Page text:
While atheists are famous for avoiding foxholes, no believers are to be found in any of the South Coast’s five water agencies when it comes to the Baby Jesus of this year’s El Niño. With weather forecasters predicting little to no rain for the next 10 days, water managers are at each other’s throats over new emergency maneuvers to secure supplies for the coming months.
The Santa Ynez water districts are accusing South Coast agencies of trying to “steal” water in Lake Cachuma; South Coast managers insist they’re seeking only what they accumulated over time by conservation and direct purchase. After a meeting went precipitously south this Monday, the Santa Barbara City Council weighed into the fracas, throwing about some heavily charged language. Councilmember Gregg Hart said he was “incredulous” over Santa Ynez’s pursuit of its “selfish interests” and accused the downstream agency of “active sabotage.”
Under contention is an effort to move the lake’s barge and pump — a $6 million emergency “straw” through which all water has been sucked since Cachuma’s post-drought levels plunged — into deeper waters. For the pump to be moved, a unanimous vote of the five member agencies making up the Cachuma Operation and Maintenance Board — better known as COMB — is required. Given the bad blood, it remains questionable whether such unanimity can be achieved by March 7. That’s the drop-dead date to get the barge moved one mile west — and 6,000 feet of new pipe laid — by July 1, when it will be urgently needed.
If the rains don’t come and the barge doesn’t move, Kelley Dyer, water supply manager for the City of Santa Barbara, said her department wouldn’t be able to make deliveries to customers living in Santa Barbara’s upland neighborhoods. These customers are now served by a gravity-fed network of pipes that flow out of Lake Cachuma to the city’s Cater Water Treatment Plant located in San Roque. Well water would not be available as a substitute. An untold number of north-slope residents served by the Goleta, Montecito, and Carpinteria water districts would be similarly left high and dry. “It would be catastrophic,” Dyer said. “It’s what keeps me up at night.”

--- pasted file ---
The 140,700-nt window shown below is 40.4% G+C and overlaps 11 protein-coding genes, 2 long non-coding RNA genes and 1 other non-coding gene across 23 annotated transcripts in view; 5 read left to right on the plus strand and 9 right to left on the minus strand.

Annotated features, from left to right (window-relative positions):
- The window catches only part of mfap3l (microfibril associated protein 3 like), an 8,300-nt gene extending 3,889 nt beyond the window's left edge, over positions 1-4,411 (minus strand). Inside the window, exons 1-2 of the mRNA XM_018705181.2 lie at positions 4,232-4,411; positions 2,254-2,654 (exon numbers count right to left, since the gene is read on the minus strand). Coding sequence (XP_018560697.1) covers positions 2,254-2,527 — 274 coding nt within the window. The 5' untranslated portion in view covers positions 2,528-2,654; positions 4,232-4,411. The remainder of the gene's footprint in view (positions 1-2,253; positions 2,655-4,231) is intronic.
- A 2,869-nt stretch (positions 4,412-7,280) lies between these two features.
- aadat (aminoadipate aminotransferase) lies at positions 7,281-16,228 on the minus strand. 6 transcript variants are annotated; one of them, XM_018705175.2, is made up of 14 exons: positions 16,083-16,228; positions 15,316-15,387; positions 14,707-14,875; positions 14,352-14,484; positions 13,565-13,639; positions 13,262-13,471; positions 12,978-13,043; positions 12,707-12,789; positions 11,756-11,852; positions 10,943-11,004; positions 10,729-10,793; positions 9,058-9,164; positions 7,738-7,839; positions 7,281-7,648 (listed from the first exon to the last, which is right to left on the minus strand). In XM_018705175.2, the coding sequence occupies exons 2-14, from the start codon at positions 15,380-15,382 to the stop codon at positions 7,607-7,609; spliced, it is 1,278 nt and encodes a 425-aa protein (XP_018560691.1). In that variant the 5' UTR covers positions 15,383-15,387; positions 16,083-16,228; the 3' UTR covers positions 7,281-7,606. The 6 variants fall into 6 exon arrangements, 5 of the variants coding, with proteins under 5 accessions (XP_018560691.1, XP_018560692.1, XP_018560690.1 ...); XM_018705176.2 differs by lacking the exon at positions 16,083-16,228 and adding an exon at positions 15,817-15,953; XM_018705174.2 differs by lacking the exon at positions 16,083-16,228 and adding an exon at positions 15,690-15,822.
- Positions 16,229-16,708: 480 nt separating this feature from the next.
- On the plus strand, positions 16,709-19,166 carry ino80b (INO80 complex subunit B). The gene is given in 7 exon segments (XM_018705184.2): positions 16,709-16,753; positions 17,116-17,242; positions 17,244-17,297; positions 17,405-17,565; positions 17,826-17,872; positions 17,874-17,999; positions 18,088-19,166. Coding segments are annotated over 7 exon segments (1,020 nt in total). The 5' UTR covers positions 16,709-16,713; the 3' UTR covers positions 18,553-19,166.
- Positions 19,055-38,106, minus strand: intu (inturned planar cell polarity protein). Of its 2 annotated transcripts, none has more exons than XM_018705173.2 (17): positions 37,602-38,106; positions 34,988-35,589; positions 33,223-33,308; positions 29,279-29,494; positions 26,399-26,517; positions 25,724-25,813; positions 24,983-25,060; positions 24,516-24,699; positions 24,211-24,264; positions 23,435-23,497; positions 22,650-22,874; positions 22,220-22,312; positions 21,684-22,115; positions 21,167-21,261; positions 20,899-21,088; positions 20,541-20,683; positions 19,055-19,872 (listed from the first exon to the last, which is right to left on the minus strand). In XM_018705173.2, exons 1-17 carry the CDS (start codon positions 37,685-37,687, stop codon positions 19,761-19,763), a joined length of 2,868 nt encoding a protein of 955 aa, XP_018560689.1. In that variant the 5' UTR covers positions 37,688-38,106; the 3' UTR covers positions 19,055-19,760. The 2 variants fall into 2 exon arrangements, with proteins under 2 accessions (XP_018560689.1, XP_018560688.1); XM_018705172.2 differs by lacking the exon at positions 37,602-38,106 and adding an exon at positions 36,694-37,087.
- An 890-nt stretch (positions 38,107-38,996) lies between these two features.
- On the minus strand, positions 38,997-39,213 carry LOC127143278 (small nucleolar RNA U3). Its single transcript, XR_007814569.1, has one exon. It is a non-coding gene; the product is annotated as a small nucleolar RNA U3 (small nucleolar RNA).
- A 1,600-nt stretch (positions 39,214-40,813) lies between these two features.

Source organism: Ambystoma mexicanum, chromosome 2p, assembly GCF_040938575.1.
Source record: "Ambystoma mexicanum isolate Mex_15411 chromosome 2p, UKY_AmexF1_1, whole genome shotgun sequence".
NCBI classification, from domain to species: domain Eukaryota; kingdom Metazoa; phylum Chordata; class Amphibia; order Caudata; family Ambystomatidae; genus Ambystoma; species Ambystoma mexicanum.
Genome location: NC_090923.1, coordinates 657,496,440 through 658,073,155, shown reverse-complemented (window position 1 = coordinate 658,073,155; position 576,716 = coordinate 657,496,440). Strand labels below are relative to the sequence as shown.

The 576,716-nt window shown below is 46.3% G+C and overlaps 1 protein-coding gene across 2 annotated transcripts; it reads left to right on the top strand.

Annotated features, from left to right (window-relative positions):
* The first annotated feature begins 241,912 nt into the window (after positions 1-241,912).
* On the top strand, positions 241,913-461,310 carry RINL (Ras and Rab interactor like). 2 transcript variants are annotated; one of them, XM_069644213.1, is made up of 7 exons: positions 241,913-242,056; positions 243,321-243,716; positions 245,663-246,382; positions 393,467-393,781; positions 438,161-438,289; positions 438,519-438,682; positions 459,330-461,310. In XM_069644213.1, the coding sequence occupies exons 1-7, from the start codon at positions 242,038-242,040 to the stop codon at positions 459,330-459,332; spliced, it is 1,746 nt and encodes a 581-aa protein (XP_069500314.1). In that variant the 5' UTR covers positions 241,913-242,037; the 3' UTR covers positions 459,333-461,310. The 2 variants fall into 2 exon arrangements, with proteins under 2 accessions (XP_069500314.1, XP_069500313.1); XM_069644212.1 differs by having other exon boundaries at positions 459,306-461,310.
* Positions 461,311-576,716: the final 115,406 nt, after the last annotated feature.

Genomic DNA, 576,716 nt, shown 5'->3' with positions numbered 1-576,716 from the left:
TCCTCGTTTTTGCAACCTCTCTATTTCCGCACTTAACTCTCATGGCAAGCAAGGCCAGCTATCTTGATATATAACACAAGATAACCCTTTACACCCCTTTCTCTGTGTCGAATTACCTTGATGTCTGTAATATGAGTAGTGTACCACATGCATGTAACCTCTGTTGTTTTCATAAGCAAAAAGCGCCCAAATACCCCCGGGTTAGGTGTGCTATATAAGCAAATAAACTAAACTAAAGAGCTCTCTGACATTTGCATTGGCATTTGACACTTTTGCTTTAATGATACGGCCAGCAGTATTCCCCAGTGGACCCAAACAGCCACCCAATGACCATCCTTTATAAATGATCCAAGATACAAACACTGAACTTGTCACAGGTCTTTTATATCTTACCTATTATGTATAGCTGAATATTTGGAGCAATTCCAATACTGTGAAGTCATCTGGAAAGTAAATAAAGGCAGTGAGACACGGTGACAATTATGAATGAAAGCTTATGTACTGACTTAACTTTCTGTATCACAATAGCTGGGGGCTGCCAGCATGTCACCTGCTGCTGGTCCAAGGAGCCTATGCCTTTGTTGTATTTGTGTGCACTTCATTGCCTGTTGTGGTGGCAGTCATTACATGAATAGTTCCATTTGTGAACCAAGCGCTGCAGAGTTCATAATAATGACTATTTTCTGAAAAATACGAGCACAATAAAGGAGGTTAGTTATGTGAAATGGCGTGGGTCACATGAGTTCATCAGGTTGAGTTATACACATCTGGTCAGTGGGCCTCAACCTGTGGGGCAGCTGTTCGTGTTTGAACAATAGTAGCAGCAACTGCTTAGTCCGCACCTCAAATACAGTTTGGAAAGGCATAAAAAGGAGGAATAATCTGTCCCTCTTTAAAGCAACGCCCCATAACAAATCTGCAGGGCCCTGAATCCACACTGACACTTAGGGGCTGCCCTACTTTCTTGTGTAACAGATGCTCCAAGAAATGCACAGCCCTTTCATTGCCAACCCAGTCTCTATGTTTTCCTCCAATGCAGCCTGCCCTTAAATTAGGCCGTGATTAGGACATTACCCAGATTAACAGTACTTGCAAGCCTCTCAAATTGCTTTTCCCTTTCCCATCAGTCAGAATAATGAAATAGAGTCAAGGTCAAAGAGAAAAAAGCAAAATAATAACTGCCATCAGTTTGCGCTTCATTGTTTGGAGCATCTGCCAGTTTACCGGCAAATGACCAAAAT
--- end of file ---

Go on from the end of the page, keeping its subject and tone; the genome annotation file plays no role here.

If the barge isn’t moved, South Coast interests contend they will also be cut off from access to state water, currently the only source rejuvenating the lake. Without massive purchases from rice farmers north of the Bay Area delta, the current drought would have inflicted far more violence. This coming year, South Coast agencies are hoping to buy 10,000 acre-feet.
The bone of contention isn’t money; it’s ancient history come alive. Santa Ynez agencies won’t pay a penny of the $790,000 it will cost to move the barge and lay the pipe, but under COMB’s bylaws, they have the power to veto the project. At a COMB subcommittee last week, Santa Ynez boardmember Kevin Walsh and district manager Bruce Wales outlined a litany of slights, gripes, and affronts causing them to doubt whether South Coast agencies could be trusted not to take water out of the lake that wasn’t theirs.
Walsh has also argued that South Coast agencies have no contractual right to any water pumped out of the lake beneath 660 feet. Currently, Cachuma’s water level is at 665 feet. For the pump and barge to work, experts say it needs to be moved once the dam level hits 658 feet. Walsh took South Coast agencies — with 80 percent of the population and 80 percent of the demand — to task for acting as if the dam was theirs. The river, he pointedly reminded them, belonged to downstream interests.
Wales complained South Coast water customers hadn’t been made to sacrifice as much as their Santa Ynez counterparts. On the South Coast, he stated, lawns have gone brown; in Santa Ynez businesses and farms have been forced out of business. For any deal to be approved, Walsh said, his district needed absolutely airtight guarantees South Coast agencies wouldn’t take more than their legal entitlements.
Goleta representative Ryan Drake bristled at having to sign a document stating he wouldn’t break the law. “The law is the law,” he said. Santa Barbara water czar Josh Haggmark expressed pessimism any deal could satisfy Santa Ynez’s “absolute need” for such assurances. “I used to think we could get there,” he said. “Now I’m more confused.”